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Illustration: Sarah Grillo/Axios

Alibaba is considering a $20 billion secondary offering in Hong Kong, five years after raising $25 billion via an IPO in New York, according to Bloomberg.

What to watch: First, this may be as much about rising trade tensions between the U.S. and China as it is about raising capital. Floating in Hong Kong could further strengthen ties between Alibaba and Beijing, while also providing some regulatory risk mitigation in the U.S.

  • Hong Kong recently relaxed its listing rules to include such things as dual-class shares. Alibaba had proven unable to get HK approval for its governance structure the last time around but, if successful now, it could pour accelerant onto HK's tech listings business.
  • Get it while the going is good. Or, as Axios' Felix Salmon puts it: "I think it makes sense to tap public markets right now. Frankly I'm surprised everyone isn't doing it."

Go deeper

1 min ago - Podcasts

Bob Nelsen on AstraZeneca and his plan to revolutionize biotech

AstraZeneca and the University of Oxford on Monday reported promising efficacy data for their COVID-19 vaccine, which has less stringent storage requirements than the Pfizer and Moderna vaccines and may be distributed earlier in developing countries.

Axios Re:Cap digs into the state of vaccine and therapeutics manufacturing with Bob Nelsen, a successful biotech investor who on Monday launched Resilience, a giant new pharma production platform that he believes will prepare America for its next major health challenges.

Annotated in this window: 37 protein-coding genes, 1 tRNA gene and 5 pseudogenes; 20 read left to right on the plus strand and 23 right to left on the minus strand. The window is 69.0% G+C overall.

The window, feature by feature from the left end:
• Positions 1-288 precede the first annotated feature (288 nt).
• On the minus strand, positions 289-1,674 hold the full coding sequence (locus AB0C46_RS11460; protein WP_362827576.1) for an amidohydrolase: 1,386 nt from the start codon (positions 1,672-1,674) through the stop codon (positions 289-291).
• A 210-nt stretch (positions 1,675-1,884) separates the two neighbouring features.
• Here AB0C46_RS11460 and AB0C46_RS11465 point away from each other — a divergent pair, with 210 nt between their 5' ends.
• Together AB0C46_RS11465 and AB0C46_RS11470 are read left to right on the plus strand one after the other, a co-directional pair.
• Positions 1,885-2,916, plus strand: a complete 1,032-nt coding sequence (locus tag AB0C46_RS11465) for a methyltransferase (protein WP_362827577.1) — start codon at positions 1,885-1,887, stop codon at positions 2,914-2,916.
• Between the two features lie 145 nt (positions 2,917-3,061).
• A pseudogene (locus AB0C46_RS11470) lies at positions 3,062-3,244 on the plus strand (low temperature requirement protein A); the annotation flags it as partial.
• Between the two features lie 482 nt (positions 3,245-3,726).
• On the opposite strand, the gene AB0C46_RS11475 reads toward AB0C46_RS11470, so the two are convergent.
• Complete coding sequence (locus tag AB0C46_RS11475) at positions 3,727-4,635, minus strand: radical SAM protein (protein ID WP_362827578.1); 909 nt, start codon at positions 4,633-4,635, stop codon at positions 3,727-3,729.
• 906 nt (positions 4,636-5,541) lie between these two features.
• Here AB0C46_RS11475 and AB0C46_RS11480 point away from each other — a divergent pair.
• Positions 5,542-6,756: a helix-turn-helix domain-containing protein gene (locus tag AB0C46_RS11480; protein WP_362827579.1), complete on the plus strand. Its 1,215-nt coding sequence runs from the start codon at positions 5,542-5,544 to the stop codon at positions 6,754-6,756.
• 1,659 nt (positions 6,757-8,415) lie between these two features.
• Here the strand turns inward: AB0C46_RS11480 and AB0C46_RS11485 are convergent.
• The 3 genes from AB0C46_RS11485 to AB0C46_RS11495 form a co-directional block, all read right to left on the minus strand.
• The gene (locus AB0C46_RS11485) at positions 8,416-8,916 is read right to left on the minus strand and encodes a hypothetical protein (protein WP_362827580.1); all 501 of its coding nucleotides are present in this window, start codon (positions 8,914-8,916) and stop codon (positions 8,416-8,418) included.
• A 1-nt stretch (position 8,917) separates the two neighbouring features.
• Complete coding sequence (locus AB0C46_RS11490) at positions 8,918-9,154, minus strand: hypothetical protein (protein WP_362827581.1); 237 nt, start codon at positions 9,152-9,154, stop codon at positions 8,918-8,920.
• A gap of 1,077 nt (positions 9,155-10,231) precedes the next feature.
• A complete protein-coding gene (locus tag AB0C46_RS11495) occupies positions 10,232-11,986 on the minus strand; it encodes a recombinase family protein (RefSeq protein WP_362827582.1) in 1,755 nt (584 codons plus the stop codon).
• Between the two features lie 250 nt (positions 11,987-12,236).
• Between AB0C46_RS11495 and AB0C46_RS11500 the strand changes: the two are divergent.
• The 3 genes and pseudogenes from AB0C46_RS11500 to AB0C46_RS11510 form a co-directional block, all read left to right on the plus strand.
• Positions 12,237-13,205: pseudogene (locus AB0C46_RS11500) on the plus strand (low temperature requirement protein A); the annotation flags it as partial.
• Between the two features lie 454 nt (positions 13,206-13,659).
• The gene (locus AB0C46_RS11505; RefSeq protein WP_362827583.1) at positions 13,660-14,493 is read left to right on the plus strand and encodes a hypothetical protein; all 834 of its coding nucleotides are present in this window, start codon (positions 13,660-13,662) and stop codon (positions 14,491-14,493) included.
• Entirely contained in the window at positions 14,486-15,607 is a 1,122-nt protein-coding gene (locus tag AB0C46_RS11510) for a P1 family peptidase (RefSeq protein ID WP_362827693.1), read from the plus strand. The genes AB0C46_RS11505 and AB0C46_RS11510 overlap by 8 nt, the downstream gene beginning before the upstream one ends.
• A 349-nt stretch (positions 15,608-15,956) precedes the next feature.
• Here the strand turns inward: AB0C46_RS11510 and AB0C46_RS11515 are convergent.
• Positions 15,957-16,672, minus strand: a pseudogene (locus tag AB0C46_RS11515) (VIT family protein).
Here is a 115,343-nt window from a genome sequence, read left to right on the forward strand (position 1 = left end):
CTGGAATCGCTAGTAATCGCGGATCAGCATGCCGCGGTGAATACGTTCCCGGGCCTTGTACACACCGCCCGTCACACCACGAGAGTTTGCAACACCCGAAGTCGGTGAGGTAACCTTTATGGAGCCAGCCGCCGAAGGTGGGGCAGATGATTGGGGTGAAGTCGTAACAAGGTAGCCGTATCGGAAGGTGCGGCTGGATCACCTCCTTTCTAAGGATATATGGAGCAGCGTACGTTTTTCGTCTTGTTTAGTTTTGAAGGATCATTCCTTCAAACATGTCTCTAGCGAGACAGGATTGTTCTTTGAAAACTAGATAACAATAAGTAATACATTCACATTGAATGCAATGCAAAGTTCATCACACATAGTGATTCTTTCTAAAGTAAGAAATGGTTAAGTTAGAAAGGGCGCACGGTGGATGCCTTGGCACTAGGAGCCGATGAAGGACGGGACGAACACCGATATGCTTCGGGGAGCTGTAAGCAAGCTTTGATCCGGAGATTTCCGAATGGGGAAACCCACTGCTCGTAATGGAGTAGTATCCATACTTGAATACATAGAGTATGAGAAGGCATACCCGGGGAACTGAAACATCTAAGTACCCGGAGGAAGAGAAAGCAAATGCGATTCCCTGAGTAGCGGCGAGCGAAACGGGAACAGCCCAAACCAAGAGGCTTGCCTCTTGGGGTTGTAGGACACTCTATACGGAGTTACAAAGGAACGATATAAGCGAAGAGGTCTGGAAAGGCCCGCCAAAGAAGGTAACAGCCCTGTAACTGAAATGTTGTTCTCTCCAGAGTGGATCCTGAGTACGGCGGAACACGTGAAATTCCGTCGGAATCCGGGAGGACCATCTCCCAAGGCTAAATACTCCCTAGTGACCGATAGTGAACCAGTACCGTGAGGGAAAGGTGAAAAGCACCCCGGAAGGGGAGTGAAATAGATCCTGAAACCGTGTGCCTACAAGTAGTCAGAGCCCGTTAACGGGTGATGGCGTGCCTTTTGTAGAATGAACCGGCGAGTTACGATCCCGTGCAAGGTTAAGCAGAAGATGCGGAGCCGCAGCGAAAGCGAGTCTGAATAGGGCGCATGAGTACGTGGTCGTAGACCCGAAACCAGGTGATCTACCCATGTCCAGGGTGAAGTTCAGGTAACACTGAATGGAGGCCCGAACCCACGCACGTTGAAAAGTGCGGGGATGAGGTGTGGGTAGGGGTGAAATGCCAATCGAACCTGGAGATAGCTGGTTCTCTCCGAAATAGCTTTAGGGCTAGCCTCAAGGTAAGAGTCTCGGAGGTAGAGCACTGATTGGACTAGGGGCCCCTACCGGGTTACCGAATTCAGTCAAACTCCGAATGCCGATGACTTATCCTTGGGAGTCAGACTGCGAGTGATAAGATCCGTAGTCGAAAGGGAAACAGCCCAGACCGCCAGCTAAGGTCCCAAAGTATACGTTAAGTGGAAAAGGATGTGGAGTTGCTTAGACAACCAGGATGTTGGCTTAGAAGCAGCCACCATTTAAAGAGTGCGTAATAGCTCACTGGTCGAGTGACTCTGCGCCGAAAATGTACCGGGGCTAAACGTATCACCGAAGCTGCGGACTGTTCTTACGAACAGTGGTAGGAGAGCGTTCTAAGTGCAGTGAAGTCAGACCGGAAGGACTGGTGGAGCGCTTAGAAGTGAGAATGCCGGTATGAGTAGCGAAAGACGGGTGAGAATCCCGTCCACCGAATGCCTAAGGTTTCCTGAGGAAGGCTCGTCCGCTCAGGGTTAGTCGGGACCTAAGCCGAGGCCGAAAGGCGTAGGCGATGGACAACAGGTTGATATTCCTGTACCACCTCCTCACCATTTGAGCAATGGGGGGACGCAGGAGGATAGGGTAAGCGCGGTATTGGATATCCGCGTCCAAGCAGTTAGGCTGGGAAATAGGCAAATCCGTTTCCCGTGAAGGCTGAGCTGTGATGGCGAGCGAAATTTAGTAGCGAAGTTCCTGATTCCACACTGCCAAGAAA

Ben Geman, author of Generate
Updated 8 mins ago - Energy & Environment

Unpacking Joe Biden's decision to tap John Kerry as his climate envoy

Photo: Pablo Blazquez Dominguez/Getty Images

President-elect Joe Biden is naming former Secretary of State John Kerry as a special presidential envoy for climate change.

Why it matters: The transition team's announcement sought to show that it will be an influential role, noting that Kerry — a former Massachusetts senator and the Democrats' 2004 presidential nominee — will be on the National Security Council.

Dave Lawler, author of World
2 hours ago - World

Oxford and AstraZeneca's vaccine won't just go to rich countries

Waiting, in New Delhi. Photo: Jewel Samad/AFP via Getty Images

While the 95% efficacy rates for the Moderna and Pfizer/BioNTech vaccines are great news for the U.S. and Europe, Monday's announcement from Oxford and AstraZeneca may be far more significant for the rest of the world.

Why it matters: Oxford and AstraZeneca plan to distribute their vaccine at cost (around $3-4 per dose), and have already committed to providing over 1 billion doses to the developing world. The price tags are higher for the Pfizer ($20) and Moderna ($32-37) vaccines.